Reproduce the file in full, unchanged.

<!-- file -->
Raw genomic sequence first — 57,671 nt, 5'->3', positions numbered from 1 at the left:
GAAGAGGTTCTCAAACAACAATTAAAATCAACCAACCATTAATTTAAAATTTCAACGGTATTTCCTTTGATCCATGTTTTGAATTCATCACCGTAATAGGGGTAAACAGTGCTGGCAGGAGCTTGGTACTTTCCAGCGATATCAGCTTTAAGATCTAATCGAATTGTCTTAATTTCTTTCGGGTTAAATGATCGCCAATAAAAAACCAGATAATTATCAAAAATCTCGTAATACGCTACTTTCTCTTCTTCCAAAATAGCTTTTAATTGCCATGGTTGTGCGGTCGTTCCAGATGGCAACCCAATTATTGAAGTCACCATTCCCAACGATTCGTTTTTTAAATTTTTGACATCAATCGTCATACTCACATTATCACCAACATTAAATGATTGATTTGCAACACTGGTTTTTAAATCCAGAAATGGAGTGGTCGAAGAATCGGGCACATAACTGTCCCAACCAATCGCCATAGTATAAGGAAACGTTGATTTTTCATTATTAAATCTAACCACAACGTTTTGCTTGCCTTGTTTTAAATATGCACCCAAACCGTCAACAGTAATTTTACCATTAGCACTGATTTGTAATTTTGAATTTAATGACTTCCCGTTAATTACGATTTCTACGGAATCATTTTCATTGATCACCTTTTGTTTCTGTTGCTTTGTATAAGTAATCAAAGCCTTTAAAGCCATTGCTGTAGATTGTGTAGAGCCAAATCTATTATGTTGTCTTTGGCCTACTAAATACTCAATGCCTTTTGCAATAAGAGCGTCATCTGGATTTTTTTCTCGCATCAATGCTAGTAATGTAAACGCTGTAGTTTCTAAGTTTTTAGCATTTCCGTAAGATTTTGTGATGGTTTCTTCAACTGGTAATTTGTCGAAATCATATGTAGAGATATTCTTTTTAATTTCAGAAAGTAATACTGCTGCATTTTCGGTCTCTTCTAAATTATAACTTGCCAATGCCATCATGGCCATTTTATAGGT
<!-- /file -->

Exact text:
Raw genomic sequence first — 57,671 nt, 5'->3', positions numbered from 1 at the left:
GAAGAGGTTCTCAAACAACAATTAAAATCAACCAACCATTAATTTAAAATTTCAACGGTATTTCCTTTGATCCATGTTTTGAATTCATCACCGTAATAGGGGTAAACAGTGCTGGCAGGAGCTTGGTACTTTCCAGCGATATCAGCTTTAAGATCTAATCGAATTGTCTTAATTTCTTTCGGGTTAAATGATCGCCAATAAAAAACCAGATAATTATCAAAAATCTCGTAATACGCTACTTTCTCTTCTTCCAAAATAGCTTTTAATTGCCATGGTTGTGCGGTCGTTCCAGATGGCAACCCAATTATTGAAGTCACCATTCCCAACGATTCGTTTTTTAAATTTTTGACATCAATCGTCATACTCACATTATCACCAACATTAAATGATTGATTTGCAACACTGGTTTTTAAATCCAGAAATGGAGTGGTCGAAGAATCGGGCACATAACTGTCCCAACCAATCGCCATAGTATAAGGAAACGTTGATTTTTCATTATTAAATCTAACCACAACGTTTTGCTTGCCTTGTTTTAAATATGCACCCAAACCGTCAACAGTAATTTTACCATTAGCACTGATTTGTAATTTTGAATTTAATGACTTCCCGTTAATTACGATTTCTACGGAATCATTTTCATTGATCACCTTTTGTTTCTGTTGCTTTGTATAAGTAATCAAAGCCTTTAAAGCCATTGCTGTAGATTGTGTAGAGCCAAATCTATTATGTTGTCTTTGGCCTACTAAATACTCAATGCCTTTTGCAATAAGAGCGTCATCTGGATTTTTTTCTCGCATCAATGCTAGTAATGTAAACGCTGTAGTTTCTAAGTTTTTAGCATTTCCGTAAGATTTTGTGATGGTTTCTTCAACTGGTAATTTGTCGAAATCATATGTAGAGATATTCTTTTTAATTTCAGAAAGTAATACTGCTGCATTTTCGGTCTCTTCTAAATTATAACTTGCCAATGCCATCATGGCCATTTTATAGGT